Except: I made a new friend. The editor and I hit it off. He liked my work, and he wants to see it published. By his company, preferably, but by someone else if not. I liked the suggestions he made, and loved the results I got when I followed his advice. My book has a crisp new title, Avians, and it’s the best it’s ever been.

I’m going to take a workshop of his this summer. Maybe I’ll be an agented author by then. Or maybe we’ll be working together. Stay tuned.

 

KeyCon Sunday

If I can write this post in not much more than an hour, I can have it up the same day. We’ll see. Close, but no cigar!

I started with Sherry Peters’ Taming Your Inner Saboteur workshop. It’s based on her non-fiction book of the same title, and it tackles all the things that hold writers back. For me, this meant learning to set manageable goals so that I don’t dread starting big chores. Other people at this workshop spoke frankly and deserve confidentiality, so that’s all I’m saying. Got things that hold you back? Check out Sherry’s book.

After that, all I did was blue-pencils and socializing, so as a guide to KeyCon, this blog won’t help much from here on down.

First, a blue-pencil session with David Weber, Guest of Honour and author of the Honor Harrington series of military SF novels, plus some other hard SF and even a YA or two. For him, I pulled one of my more technical SF pieces out of my briefcase. I didn’t think he’d read all 2500 words of “Ill Wind” given the limited time, but he turns out to be a very rapid reader. He says he likes to mostly write novels, and when he does do short stories, he prefers to work in the 10,000 word range. While my story is largely about technology, it was the character relationships and rather nasty future society that he wanted to see expanded. He thought it could make a nice opening to a novel, or if I wasn’t looking to take it that far, it could grow to 5000 words or so to flesh out those aspects.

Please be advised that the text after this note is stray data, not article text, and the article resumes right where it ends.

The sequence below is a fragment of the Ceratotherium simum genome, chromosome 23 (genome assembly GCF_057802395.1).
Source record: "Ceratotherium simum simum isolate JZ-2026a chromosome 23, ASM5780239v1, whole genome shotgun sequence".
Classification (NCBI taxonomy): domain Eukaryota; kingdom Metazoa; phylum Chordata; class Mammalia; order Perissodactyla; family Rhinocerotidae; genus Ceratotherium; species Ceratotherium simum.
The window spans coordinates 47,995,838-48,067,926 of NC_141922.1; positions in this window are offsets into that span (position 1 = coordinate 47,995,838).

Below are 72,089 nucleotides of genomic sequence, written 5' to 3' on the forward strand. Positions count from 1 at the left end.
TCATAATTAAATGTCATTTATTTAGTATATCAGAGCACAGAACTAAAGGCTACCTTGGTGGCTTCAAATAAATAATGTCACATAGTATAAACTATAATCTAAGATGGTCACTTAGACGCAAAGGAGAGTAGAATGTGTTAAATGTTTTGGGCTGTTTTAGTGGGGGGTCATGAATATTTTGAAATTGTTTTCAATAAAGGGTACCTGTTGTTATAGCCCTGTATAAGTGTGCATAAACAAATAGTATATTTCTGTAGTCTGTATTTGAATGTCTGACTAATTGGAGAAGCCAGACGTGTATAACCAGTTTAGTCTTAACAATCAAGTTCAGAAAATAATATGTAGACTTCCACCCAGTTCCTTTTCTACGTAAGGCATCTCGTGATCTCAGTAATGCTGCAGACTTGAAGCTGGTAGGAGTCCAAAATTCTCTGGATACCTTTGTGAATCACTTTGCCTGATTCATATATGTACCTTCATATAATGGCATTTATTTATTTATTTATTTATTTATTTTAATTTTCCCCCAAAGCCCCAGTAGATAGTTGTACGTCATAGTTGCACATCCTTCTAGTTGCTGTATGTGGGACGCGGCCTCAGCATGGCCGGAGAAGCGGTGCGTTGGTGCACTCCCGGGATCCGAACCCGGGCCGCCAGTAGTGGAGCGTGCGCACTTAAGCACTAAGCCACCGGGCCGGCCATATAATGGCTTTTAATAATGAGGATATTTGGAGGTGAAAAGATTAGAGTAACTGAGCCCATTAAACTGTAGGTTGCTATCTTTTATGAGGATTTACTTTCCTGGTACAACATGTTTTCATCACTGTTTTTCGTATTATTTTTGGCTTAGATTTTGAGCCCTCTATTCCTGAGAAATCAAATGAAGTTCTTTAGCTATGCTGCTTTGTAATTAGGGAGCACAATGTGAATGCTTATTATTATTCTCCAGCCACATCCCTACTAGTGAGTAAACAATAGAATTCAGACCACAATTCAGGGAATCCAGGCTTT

Second, an almost last-chance decision to sign up for a slot with Liana K, the con’s toastmistress. If you check out her Wikipedia entry, you’ll see she has a rich variety of qualifications, but I chose to seek her editing expertise to get input on a YA story called “Fermi High.” It’s about changing schools, fitting in, and roller-skating on the moon. Liana spotted a retro feel to it, and I admitted it’s partly a homage to Heinlein’s “The Menace From Earth.” Liana gave me a crash course on YA that left me reeling. Example: “don’t just show teen insecurity- wallow in it!” I’d love to talk to her about my novel sometime, I have a feeling that “eye-opening” wouldn’t cover it.

Which brings me to: Third, a blue-pencil session with Gerald Brandt, not on my novel, but on the query letters I am writing for it. I thought I had the basics about right, but he felt there was entirely too much of it, and he found ways to order it better and make it tighter. He’d like to see my revised version, so I have homework tomorrow.

I finished the day in the restaurant with a table that ebbed and flowed as people wound things up and headed out. Finally got to exchange more than ten words with Karen Dudley, and to meet her family. Last chance to talk to Craig Russell, author of Black Bottle Man. We’d been following each other around all weekend, but never had time to actually have a conversation. He left to tackle the drive out to Brandon before the deteriorating weather made it any nastier. I was also facing a drive, although heading east to Kenora would lead me toward better weather, not worse. Told Gerald Brandt and Lindsay Kitson how much they added to my enjoyment of the weekend. Lucked out in bumping into both Leia Getty and Holly Geely while waiting for the elevator, so I was able to say goodbye to them, too.

Then a chance to enjoy downtown Winnipeg in wind and rain and sleet.